Should US suspend military aid to Egypt, to try to speed new elections?
US influence over events in Egypt is scant. But the US does give $1.6 billion a year in aid, mainly to Egypt's military – and some argue that now is the time to use those dollars as leverage to speed new elections and a return to constitutional order.
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“We’ve been highly disengaged from Egypt over the past few years, and we’ve not built much of a relationship, haven’t been very active with the broad range of actors playing a role in Egypt today,” says Robert Danin, a former deputy assistant secretary of State for Near Eastern affairs who is now a Middle East senior fellow at the Council on Foreign Affairs in Washington. “To the extent that we seem powerless now,” he adds, “it’s in part because we’ve not been clear about what we’ve wanted and the seriousness we attribute to it.”Skip to next paragraph
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The US ambassador to Egypt, Anne Patterson, became a stand-out target of anti-Morsi demonstrators in the days preceding the president’s ouster. But if Ambassador Patterson came to symbolize a perceived US acquiescence to Morsi’s accumulation of powers and trampling of basic freedoms, it’s because neither the White House nor the State Department had been very public about US concerns over Morsi’s drift, some analysts say.
Now the US has something of a “second chance,” Mr. Danin says – but he cautions that, especially where the US is starting from, it can’t expect to simply order the results it wishes to see.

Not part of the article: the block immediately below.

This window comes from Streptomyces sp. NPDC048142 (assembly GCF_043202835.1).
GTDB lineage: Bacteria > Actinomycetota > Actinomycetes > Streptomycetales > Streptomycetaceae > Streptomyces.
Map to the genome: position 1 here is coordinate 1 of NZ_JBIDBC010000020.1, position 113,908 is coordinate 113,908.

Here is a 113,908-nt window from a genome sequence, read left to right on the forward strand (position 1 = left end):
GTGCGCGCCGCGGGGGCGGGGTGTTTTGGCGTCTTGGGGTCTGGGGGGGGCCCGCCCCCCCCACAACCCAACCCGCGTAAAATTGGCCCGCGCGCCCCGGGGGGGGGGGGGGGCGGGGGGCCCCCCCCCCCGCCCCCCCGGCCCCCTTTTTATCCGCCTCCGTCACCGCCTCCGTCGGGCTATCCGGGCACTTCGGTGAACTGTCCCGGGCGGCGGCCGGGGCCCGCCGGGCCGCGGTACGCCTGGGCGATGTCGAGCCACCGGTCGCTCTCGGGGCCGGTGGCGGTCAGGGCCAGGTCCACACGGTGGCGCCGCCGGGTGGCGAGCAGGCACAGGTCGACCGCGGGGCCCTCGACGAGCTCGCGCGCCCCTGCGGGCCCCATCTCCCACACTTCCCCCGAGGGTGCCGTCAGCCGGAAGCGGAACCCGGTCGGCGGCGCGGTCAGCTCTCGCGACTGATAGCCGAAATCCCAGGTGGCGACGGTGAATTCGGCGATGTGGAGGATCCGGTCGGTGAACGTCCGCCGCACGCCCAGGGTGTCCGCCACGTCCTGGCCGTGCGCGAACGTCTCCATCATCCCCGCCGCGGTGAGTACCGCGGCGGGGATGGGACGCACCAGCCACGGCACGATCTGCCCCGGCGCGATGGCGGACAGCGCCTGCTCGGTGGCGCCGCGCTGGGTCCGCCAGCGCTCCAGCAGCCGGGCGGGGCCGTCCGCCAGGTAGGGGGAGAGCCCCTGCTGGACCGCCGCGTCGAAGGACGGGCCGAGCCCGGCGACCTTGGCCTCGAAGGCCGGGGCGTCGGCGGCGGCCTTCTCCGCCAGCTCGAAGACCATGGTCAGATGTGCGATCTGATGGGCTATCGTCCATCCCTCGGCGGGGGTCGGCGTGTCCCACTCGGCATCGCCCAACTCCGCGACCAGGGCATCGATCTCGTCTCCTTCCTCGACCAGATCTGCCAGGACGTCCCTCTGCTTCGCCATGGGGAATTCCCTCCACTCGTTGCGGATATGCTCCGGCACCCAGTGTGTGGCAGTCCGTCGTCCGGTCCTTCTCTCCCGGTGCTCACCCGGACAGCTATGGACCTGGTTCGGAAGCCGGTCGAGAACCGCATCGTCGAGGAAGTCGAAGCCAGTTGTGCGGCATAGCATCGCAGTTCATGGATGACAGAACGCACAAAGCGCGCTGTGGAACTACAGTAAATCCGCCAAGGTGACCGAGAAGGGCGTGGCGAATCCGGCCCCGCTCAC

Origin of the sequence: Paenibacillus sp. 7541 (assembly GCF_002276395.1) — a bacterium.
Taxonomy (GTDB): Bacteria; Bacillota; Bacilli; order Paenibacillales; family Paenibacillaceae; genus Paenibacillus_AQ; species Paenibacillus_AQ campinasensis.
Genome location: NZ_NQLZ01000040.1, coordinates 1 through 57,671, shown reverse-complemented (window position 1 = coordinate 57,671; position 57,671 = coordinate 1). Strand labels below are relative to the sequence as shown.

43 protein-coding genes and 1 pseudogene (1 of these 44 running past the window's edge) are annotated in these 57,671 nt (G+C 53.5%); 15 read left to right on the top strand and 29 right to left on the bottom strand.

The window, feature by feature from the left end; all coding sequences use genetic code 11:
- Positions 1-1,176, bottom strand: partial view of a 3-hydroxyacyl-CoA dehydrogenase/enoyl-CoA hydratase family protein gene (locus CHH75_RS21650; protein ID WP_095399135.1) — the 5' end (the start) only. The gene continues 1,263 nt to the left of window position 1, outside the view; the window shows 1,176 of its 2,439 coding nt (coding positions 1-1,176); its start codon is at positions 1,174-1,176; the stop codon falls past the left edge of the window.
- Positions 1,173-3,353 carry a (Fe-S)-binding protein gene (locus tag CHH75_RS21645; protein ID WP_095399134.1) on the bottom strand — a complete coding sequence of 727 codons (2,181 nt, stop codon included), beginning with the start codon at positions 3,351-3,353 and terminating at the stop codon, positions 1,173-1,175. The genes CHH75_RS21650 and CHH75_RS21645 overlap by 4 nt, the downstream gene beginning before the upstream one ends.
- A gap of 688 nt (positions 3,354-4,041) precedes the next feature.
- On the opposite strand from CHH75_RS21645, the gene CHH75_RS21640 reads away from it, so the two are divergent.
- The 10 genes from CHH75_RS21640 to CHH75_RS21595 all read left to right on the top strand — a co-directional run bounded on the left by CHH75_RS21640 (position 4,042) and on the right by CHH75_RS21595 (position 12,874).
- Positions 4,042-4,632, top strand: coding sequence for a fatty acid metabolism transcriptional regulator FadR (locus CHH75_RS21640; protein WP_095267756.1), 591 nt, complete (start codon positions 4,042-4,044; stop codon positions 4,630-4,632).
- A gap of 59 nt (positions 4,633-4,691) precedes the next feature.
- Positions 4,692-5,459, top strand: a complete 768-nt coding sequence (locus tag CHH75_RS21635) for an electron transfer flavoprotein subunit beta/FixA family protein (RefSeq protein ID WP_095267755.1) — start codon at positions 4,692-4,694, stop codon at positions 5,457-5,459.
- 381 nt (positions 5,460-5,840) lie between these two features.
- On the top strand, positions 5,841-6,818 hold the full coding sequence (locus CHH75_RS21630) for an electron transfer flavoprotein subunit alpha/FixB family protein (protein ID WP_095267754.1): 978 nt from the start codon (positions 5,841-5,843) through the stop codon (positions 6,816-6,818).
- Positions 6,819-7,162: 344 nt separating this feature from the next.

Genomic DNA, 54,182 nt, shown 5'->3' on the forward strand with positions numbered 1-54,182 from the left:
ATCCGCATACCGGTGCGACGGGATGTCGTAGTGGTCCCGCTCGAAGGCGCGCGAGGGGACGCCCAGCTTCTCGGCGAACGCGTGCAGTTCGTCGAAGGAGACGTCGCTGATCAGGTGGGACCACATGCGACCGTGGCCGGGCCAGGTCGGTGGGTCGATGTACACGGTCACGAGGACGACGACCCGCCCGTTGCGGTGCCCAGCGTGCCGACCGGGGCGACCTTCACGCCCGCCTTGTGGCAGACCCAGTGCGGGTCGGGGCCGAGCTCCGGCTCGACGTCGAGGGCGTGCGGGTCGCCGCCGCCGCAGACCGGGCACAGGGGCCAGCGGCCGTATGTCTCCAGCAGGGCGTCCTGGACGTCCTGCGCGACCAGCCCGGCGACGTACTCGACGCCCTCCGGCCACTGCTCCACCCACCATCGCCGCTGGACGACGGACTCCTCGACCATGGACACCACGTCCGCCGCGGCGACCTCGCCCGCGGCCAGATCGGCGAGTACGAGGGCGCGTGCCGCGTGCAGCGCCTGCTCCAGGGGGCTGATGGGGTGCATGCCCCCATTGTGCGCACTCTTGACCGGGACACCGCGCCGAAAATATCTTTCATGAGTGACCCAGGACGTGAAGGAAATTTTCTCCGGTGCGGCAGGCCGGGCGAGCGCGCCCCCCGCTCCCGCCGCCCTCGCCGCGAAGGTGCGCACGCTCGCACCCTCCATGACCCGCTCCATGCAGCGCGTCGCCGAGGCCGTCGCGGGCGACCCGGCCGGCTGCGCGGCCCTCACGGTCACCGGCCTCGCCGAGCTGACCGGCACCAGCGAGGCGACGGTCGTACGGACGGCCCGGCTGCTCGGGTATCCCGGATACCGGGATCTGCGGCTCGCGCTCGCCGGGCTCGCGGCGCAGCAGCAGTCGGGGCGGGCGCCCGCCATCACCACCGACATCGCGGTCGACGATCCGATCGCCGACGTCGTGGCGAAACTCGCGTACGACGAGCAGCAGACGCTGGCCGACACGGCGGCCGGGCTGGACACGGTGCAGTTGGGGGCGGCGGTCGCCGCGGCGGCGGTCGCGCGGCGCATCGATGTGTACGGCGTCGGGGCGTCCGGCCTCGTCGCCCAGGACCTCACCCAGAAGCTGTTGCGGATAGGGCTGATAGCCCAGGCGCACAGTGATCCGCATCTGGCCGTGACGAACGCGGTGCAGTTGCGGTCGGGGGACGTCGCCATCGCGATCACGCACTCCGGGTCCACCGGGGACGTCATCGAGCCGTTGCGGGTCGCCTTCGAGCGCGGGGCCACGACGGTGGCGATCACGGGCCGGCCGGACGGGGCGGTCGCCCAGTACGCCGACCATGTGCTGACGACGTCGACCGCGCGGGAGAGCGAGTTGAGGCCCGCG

“There’s a difference between Egypt accepting our diktats and our having an influence," he says. “I’d argue that when we are engaged we can have tremendous influence.”
What happens in Egypt and its next direction are important enough to the US and its interests in the region that Mr. Obama should speak publicly and clearly about it in coming days, some analysts say.
Others say the US can send the clearest and most powerful signal by suspending aid to Egypt. Indeed, many say the US has no choice but to suspend aid, because the Foreign Assistance Act stipulates that no aid – other than democracy-promotion assistance – can go to “any country whose duly elected head of government is deposed by a military coup d’etat.”
Given that, "a suspension of aid is required by US law,” says Daniel Calingaert, executive vice president of Freedom House in Washington. But suspending aid, he adds, “would also serve the purpose of exercising leverage that the US has been far to hesitant to use until now.” What the US must do now, he says, is “push Egypt’s interim government to set a date for presidential and parliamentary elections, respect the fundamental rights of all Egyptians, and bring all major political currents, including the Muslim Brotherhood’s Freedom and Justice Party, into discussions about the country’s way forward.”
CFR’s Danin agrees that military assistance probably should be suspended. But more important still, he says, would be to lay out to Egyptians a set of “incentives and disincentives” defining what the US expects to see in the weeks going forward – and how the US proposes to help Egypt get there.
“There is a middle ground between simply imposing our will and disengaging,” he says. “We need to work on finding it.”
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